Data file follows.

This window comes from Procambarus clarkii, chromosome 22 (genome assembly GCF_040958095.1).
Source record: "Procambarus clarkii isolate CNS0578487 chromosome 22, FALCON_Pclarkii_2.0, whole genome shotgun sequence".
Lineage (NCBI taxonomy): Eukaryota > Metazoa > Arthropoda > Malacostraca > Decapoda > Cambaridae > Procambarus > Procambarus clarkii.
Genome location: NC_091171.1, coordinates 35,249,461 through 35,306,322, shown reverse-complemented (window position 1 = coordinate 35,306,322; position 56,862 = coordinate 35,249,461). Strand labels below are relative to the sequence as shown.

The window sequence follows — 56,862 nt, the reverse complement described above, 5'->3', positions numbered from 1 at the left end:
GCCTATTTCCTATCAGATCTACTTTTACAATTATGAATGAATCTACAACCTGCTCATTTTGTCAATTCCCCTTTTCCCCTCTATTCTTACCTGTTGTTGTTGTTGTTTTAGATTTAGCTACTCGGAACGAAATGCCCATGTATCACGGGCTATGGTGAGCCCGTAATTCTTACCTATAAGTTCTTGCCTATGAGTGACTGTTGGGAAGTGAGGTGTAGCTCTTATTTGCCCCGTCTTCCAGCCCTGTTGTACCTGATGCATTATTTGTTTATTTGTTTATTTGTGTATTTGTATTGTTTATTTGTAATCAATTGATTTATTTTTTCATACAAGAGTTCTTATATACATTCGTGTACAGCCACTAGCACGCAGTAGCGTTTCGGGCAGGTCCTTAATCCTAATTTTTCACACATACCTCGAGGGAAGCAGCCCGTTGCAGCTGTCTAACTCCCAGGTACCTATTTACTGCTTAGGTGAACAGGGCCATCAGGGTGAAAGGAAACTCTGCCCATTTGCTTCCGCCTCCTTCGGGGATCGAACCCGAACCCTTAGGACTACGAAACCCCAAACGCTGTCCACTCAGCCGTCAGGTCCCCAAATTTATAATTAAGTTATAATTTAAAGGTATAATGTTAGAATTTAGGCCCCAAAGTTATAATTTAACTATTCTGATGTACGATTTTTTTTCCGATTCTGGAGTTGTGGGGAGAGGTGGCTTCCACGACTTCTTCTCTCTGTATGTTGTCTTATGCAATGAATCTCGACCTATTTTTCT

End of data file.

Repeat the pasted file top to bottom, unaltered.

This window comes from Procambarus clarkii, chromosome 22 (genome assembly GCF_040958095.1).
Source record: "Procambarus clarkii isolate CNS0578487 chromosome 22, FALCON_Pclarkii_2.0, whole genome shotgun sequence".
Lineage (NCBI taxonomy): Eukaryota > Metazoa > Arthropoda > Malacostraca > Decapoda > Cambaridae > Procambarus > Procambarus clarkii.
Genome location: NC_091171.1, coordinates 35,249,461 through 35,306,322, shown reverse-complemented (window position 1 = coordinate 35,306,322; position 56,862 = coordinate 35,249,461). Strand labels below are relative to the sequence as shown.

The window sequence follows — 56,862 nt, the reverse complement described above, 5'->3', positions numbered from 1 at the left end:
GCCTATTTCCTATCAGATCTACTTTTACAATTATGAATGAATCTACAACCTGCTCATTTTGTCAATTCCCCTTTTCCCCTCTATTCTTACCTGTTGTTGTTGTTGTTTTAGATTTAGCTACTCGGAACGAAATGCCCATGTATCACGGGCTATGGTGAGCCCGTAATTCTTACCTATAAGTTCTTGCCTATGAGTGACTGTTGGGAAGTGAGGTGTAGCTCTTATTTGCCCCGTCTTCCAGCCCTGTTGTACCTGATGCATTATTTGTTTATTTGTTTATTTGTGTATTTGTATTGTTTATTTGTAATCAATTGATTTATTTTTTCATACAAGAGTTCTTATATACATTCGTGTACAGCCACTAGCACGCAGTAGCGTTTCGGGCAGGTCCTTAATCCTAATTTTTCACACATACCTCGAGGGAAGCAGCCCGTTGCAGCTGTCTAACTCCCAGGTACCTATTTACTGCTTAGGTGAACAGGGCCATCAGGGTGAAAGGAAACTCTGCCCATTTGCTTCCGCCTCCTTCGGGGATCGAACCCGAACCCTTAGGACTACGAAACCCCAAACGCTGTCCACTCAGCCGTCAGGTCCCCAAATTTATAATTAAGTTATAATTTAAAGGTATAATGTTAGAATTTAGGCCCCAAAGTTATAATTTAACTATTCTGATGTACGATTTTTTTTCCGATTCTGGAGTTGTGGGGAGAGGTGGCTTCCACGACTTCTTCTCTCTGTATGTTGTCTTATGCAATGAATCTCGACCTATTTTTCT